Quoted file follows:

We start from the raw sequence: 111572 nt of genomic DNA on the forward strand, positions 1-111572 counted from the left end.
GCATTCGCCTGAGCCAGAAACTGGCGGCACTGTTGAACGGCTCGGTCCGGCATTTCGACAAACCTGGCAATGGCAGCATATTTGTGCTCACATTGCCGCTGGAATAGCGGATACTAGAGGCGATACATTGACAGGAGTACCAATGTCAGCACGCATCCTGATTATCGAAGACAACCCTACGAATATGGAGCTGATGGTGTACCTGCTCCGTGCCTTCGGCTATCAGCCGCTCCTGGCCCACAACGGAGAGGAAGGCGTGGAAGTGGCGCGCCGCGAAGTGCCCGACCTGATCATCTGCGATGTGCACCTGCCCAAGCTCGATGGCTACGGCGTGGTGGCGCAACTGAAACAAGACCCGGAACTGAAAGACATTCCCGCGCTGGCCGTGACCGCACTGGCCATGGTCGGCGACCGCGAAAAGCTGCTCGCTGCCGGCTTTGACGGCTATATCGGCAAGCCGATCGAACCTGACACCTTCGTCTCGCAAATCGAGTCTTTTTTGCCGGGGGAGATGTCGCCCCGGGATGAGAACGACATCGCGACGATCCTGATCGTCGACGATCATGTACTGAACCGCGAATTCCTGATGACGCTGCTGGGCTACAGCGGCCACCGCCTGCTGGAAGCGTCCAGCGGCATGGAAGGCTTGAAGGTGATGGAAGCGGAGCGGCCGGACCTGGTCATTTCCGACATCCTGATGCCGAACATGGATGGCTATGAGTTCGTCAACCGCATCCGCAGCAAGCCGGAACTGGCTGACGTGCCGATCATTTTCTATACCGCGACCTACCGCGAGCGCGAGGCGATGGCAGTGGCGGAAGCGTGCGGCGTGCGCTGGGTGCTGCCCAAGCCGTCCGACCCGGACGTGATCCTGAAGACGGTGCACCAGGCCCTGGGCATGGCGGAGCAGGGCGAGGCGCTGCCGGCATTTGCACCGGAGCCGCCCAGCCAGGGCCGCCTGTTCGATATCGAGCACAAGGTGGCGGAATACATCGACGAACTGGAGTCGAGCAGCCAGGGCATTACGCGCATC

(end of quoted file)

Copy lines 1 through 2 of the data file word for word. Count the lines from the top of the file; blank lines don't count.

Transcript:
We start from the raw sequence: 111572 nt of genomic DNA on the forward strand, positions 1-111572 counted from the left end.
GCATTCGCCTGAGCCAGAAACTGGCGGCACTGTTGAACGGCTCGGTCCGGCATTTCGACAAACCTGGCAATGGCAGCATATTTGTGCTCACATTGCCGCTGGAATAGCGGATACTAGAGGCGATACATTGACAGGAGTACCAATGTCAGCACGCATCCTGATTATCGAAGACAACCCTACGAATATGGAGCTGATGGTGTACCTGCTCCGTGCCTTCGGCTATCAGCCGCTCCTGGCCCACAACGGAGAGGAAGGCGTGGAAGTGGCGCGCCGCGAAGTGCCCGACCTGATCATCTGCGATGTGCACCTGCCCAAGCTCGATGGCTACGGCGTGGTGGCGCAACTGAAACAAGACCCGGAACTGAAAGACATTCCCGCGCTGGCCGTGACCGCACTGGCCATGGTCGGCGACCGCGAAAAGCTGCTCGCTGCCGGCTTTGACGGCTATATCGGCAAGCCGATCGAACCTGACACCTTCGTCTCGCAAATCGAGTCTTTTTTGCCGGGGGAGATGTCGCCCCGGGATGAGAACGACATCGCGACGATCCTGATCGTCGACGATCATGTACTGAACCGCGAATTCCTGATGACGCTGCTGGGCTACAGCGGCCACCGCCTGCTGGAAGCGTCCAGCGGCATGGAAGGCTTGAAGGTGATGGAAGCGGAGCGGCCGGACCTGGTCATTTCCGACATCCTGATGCCGAACATGGATGGCTATGAGTTCGTCAACCGCATCCGCAGCAAGCCGGAACTGGCTGACGTGCCGATCATTTTCTATACCGCGACCTACCGCGAGCGCGAGGCGATGGCAGTGGCGGAAGCGTGCGGCGTGCGCTGGGTGCTGCCCAAGCCGTCCGACCCGGACGTGATCCTGAAGACGGTGCACCAGGCCCTGGGCATGGCGGAGCAGGGCGAGGCGCTGCCGGCATTTGCACCGGAGCCGCCCAGCCAGGGCCGCCTGTTCGATATCGAGCACAAGGTGGCGGAATACATCGACGAACTGGAGTCGAGCAGCCAGGGCATTACGCGCATC